What you need to take care of on Tuesday, May 10:
Risk aversion took over financial markets at the beginning of the week. Global stocks edged lower, while government bond yields soared during European trading hours, giving up some ground ahead of Wall Street’s close.
The dismal mood came from the usual suspects. High inflation levels, increasing coronavirus cases, and tensions in Eastern Europe all contributed to the run to safety.
The American dollar ended the day mixed but generally stronger. The worst performers were commodity-linked currencies, as gold and oil prices were sharply down. The AUD/USD pair fell to a fresh multi-year low of 0.6974, while USD/CAD approaches 1.3000, trading at levels last seen in December 2020. Meanwhile, spot gold trades around $1,854 a troy ounce while WTI settled at $102.70 a barrel.
The EUR/USD pair fell to 1.0494 but managed to trim losses, ending the day with modest gains in the 1.0560 price zone.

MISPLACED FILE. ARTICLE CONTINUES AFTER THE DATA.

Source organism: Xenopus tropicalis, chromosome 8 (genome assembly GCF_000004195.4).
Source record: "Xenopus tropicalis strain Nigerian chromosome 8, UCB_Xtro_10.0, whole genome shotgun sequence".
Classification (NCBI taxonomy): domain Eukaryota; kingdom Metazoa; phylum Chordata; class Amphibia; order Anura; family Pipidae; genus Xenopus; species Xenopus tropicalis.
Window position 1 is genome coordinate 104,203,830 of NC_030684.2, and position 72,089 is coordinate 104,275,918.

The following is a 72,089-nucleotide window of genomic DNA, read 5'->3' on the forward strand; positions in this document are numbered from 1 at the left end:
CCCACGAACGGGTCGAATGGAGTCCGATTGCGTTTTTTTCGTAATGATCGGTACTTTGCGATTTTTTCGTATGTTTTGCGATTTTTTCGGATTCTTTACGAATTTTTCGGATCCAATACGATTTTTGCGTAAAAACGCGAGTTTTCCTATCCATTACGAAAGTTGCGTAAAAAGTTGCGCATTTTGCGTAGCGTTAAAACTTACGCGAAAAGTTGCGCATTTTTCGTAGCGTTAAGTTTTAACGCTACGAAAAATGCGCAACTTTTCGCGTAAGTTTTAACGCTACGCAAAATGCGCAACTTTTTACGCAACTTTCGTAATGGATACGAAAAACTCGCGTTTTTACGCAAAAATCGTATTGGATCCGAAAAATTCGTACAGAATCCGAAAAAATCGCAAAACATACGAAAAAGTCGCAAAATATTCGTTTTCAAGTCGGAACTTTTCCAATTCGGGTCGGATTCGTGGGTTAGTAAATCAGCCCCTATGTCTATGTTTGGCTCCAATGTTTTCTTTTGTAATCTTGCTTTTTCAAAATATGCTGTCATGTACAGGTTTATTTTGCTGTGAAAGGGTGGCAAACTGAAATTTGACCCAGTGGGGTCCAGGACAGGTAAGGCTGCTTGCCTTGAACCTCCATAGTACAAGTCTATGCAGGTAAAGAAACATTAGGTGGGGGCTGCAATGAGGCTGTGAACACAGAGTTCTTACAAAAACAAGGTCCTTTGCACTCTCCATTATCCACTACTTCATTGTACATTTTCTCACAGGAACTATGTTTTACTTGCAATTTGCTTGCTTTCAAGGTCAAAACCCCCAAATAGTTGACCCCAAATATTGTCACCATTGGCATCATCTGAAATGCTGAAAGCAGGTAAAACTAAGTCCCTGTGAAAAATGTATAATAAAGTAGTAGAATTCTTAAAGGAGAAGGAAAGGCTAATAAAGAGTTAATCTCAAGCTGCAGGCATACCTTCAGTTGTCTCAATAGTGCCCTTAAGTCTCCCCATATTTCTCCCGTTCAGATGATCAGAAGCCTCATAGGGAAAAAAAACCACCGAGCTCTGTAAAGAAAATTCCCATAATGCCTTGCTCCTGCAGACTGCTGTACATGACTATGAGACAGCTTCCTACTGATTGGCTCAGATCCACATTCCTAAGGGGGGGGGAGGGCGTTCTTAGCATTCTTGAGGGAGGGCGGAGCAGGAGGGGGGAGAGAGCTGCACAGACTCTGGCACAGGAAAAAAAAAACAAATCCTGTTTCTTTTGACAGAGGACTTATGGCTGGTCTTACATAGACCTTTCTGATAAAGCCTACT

GBP/USD is unchanged at 1.2340. Bank of England external Monetary Policy Committee member Michael Saunders said a neutral rate might be in the 1.25%-2.5% range, adding that UK rates might need to go above neutral if inflation expectations go higher.
In the US, Federal Reserve member Raphael Bostic said that a 75 bps rate hike has a low probability, but added that he is not taking anything off the table. Anyway, he said that he sees two or three 50 bps rate hikes as a baseline.
Across the Pond, European Commission President Ursula von der Leyen noted that they keep making progress on a Russian oil embargo but still need to secure energy resources for the region.
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